Crawford, Capt. Lawrence
Age 28, Captain Crawford was from San Antonio, Texas.
He had a wife and two sons.
Age 32, First Officer Perkins was from San Antonio, Texas.
Davis, Dorothy Marie
Age 21, Stewardess Davis was from San Antonio, Texas.
Hardin, Pfc. James Patrick, 21, Columbus, South Carolina
Harding, Ulysses, Ludowici, Georgia
Hargrett, Herbert B.
Sergeant Hargrett was born on June 03, 1930. He is
buried in Crawford Cemetery, Shadeville, Florida.
Harper, Charles Augustus, Florence, South Carolina - born
Harrell, Ralph Donald
Born November 09, 1929,
Corporal Harrell is buried in Cedarwood Cemetery, Hartford,
North Carolina. He served in the 160th Infantry, 40th
Harviley, Matthew, Bessemer, Alabama
Hatcher, Walter Jr., Gadsen, Alabama
Henderson, Willie B., Harrisburg, North Carolina
Hendrix, Rothel O., Columbus, Georgia
Herzig, Wilfried Otto Walter Paul
The son of Willy P. Herzig, he was born on January 06, 1932.
He is buried in Gracewood Cemetery, Gracewood, Georgia.
Hill, Jimmie, Quitman, Georgia
Born October 06, 1923, he was a son of Perdie Lee
Hollingsworth (1895-1954) and Caressie Knowles Hollingsworth
(1896-1982). He served as a Sergeant in the Service
Company of the 27th Infantry, United States Army. His
siblings were Thomas M. Hollingsworth (3/02/1939-12/10/2016),
Marion D. "Red" Hollingsworth (12/08/1931-3/09/2006), Lindsey B.
Hollingsworth, Aaron C. Hollingsworth, John Lee Hollingsworth,
and Armon E. Hollingsworth.
Holloway, Raymond F., Jacksonville, Florida
Hudson, Arthur, East Charles, South Carolina
Hudson, Francis A., Beaufort, South Carolina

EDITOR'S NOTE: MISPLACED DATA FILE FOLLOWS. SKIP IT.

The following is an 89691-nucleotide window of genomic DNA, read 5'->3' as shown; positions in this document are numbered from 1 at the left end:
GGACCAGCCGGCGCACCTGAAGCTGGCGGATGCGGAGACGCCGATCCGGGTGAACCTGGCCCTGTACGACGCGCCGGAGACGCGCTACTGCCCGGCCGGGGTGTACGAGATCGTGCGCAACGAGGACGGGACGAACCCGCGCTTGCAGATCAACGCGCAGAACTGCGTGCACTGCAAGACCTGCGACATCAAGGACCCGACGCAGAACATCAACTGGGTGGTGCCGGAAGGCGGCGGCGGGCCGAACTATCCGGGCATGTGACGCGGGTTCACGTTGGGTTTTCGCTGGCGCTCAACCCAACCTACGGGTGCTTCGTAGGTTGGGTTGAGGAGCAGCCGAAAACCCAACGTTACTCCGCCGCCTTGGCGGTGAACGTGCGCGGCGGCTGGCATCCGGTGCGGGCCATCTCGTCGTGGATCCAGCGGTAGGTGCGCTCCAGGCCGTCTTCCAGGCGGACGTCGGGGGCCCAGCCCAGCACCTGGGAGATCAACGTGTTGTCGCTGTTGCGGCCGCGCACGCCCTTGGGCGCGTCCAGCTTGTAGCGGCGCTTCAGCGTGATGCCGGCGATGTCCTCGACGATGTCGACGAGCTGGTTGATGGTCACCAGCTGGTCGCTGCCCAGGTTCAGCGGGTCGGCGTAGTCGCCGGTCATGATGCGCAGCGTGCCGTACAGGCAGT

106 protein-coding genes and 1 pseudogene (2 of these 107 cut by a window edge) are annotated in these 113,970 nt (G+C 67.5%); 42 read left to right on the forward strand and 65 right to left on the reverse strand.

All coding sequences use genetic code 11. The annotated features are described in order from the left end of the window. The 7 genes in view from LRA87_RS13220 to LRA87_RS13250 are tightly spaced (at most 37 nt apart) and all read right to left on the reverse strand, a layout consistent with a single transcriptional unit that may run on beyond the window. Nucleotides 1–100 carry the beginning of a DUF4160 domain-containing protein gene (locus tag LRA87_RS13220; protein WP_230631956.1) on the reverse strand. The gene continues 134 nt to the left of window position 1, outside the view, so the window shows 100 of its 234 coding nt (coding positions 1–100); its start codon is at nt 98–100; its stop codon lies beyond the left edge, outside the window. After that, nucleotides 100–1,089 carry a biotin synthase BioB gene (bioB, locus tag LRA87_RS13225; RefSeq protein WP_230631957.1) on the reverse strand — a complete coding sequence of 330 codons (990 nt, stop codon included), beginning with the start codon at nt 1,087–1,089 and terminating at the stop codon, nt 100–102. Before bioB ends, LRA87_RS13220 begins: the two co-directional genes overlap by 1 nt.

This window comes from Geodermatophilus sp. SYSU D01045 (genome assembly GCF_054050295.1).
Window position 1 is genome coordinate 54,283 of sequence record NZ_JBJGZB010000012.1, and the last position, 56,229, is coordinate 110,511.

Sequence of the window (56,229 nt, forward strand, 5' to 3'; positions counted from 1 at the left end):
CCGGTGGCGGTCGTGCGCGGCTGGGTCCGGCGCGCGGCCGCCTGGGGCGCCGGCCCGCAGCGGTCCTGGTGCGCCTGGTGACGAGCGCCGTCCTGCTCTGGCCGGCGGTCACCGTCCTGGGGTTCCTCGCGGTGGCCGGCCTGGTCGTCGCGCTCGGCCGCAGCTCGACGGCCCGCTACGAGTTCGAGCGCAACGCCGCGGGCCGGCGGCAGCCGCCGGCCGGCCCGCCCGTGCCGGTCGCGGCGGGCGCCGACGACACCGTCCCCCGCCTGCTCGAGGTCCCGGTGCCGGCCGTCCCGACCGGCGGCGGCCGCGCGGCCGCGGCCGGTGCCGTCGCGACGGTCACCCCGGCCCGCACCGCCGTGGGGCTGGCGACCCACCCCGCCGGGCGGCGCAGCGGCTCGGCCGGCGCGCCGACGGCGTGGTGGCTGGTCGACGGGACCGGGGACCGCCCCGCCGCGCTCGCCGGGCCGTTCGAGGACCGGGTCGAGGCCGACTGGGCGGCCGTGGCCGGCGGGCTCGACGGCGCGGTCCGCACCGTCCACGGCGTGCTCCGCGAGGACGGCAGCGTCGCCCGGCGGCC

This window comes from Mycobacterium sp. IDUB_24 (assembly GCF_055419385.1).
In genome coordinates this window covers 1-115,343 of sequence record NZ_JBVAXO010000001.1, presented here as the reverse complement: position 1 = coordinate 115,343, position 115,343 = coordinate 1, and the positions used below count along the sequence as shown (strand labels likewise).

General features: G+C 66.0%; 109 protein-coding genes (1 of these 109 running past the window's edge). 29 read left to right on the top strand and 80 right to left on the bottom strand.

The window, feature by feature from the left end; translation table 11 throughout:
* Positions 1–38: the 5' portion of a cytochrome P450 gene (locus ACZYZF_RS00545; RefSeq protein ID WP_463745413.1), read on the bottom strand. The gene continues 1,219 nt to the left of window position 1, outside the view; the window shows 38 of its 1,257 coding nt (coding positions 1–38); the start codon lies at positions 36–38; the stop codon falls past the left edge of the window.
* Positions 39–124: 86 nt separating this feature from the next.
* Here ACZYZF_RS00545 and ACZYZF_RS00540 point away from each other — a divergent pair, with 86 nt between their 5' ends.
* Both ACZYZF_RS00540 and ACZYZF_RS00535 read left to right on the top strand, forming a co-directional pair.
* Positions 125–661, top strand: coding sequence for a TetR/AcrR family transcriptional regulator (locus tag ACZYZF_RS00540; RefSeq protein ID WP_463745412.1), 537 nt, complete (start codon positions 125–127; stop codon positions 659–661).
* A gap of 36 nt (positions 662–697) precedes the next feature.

Human, David, Travelers Rest, South Carolina
Jackson, Ernest, Talladaga, Alabama
Jaggers, Moses, Rock Hill, South Carolina
Jenkins, Herbert H., Middleton, North Carolina
Jenkins, Marvin, St. George, South Carolina
Jenkins, Robert Jr., 22, Charleston, South Carolina
Jinks, Russell, Baxley, Georgia
Johnson, Henry A., Augusta, Georgia
Johnson, James Jr., Donaldsonville, Georgia
Johnson, Lawrence C., Newland, North Carolina
Johnson, Robert C., Tucker, Georgia
Johnson, Robert W., Montgomery, Alabama
Johnson, Willy E., Ousley, Georgia
Jones, James R., Lyons, Georgia
Jones, Jeff W., Tallahassee, Florida
Josey, James E., Plevna, Alabama
Joyner, Walter R., Atlanta, Georgia
Kelley, Leroy Jr., Columbia, South Carolina
Kelley, Pearl "J.P." (Joe)
The son of an Alabama coalminer, Joe was survived by his wife
Yvonne Kelley. The couple met while she was roller skating
and they married in July 1951. Three months later he left
for Korea, where he served in a Field Artillery Battalion.
He received a Purple Heart and a Silver Star. Yvonne was
later married and divorced from a Smith.ww.
Kemp, Bruce M., Roseville, Georgia
Kent, Joseph O., Porterdale, Georgia
King, John H., Goldsborough, North Carolina